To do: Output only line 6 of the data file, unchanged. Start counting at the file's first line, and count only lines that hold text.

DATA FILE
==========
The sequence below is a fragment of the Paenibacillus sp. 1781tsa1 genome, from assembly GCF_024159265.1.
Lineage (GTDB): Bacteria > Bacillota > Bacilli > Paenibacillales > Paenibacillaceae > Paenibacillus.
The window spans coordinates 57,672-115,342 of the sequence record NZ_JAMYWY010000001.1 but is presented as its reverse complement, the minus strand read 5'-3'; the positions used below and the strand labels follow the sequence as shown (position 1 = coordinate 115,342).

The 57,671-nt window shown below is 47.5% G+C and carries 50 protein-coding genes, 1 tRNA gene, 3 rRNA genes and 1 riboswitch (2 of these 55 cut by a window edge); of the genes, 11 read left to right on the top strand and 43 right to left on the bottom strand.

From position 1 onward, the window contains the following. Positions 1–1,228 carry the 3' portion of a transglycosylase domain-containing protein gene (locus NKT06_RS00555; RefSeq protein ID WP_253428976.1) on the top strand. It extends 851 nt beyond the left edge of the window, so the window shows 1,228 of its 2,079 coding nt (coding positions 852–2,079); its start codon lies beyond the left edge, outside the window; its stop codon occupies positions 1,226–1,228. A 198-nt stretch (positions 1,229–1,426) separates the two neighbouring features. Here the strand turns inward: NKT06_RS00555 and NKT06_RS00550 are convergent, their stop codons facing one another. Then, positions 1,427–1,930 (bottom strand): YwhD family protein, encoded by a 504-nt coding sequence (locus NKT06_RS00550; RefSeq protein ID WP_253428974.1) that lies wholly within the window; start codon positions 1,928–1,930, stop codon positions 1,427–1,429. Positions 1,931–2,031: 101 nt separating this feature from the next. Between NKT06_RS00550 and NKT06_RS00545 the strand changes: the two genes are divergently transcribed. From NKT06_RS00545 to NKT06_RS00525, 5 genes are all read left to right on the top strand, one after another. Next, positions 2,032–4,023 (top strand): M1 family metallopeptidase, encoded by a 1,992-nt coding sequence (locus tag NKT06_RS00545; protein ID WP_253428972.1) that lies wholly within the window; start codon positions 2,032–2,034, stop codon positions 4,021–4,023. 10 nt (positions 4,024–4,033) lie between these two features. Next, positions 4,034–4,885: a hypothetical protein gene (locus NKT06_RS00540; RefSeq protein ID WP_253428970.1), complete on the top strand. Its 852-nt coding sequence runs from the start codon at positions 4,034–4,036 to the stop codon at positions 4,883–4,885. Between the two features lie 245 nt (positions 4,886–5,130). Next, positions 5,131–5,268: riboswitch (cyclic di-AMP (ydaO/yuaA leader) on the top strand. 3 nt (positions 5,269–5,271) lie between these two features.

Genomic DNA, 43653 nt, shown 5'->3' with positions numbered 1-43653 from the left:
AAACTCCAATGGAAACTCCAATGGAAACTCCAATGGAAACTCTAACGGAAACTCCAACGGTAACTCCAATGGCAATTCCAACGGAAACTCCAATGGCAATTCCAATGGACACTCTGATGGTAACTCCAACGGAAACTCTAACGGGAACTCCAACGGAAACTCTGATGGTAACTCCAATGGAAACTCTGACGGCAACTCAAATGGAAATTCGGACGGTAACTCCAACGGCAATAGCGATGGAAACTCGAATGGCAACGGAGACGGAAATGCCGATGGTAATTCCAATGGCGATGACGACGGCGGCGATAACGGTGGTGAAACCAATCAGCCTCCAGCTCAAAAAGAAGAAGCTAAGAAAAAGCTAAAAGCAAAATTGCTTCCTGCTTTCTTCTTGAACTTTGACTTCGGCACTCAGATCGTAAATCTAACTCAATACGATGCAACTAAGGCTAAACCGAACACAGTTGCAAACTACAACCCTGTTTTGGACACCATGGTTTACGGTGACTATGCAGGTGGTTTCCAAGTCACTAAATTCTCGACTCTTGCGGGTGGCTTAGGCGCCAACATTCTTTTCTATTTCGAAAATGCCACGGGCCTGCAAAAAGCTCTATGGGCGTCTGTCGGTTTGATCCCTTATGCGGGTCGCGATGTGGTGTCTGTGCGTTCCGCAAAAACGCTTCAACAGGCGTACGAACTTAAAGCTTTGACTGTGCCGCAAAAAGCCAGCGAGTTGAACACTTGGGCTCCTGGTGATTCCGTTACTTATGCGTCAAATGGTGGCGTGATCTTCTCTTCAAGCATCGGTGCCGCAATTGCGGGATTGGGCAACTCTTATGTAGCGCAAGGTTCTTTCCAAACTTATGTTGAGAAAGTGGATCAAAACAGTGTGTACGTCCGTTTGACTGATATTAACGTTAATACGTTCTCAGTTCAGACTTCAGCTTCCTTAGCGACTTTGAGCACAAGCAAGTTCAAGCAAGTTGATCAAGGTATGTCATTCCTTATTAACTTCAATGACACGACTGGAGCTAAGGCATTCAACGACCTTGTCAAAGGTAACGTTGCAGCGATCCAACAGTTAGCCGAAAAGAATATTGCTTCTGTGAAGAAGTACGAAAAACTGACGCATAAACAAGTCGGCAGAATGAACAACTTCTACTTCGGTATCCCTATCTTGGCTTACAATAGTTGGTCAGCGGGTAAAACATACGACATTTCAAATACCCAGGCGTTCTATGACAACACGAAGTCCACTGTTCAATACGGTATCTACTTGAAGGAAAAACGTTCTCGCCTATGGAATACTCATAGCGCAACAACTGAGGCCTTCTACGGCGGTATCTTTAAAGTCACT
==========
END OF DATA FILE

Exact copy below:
Genomic DNA, 43653 nt, shown 5'->3' with positions numbered 1-43653 from the left: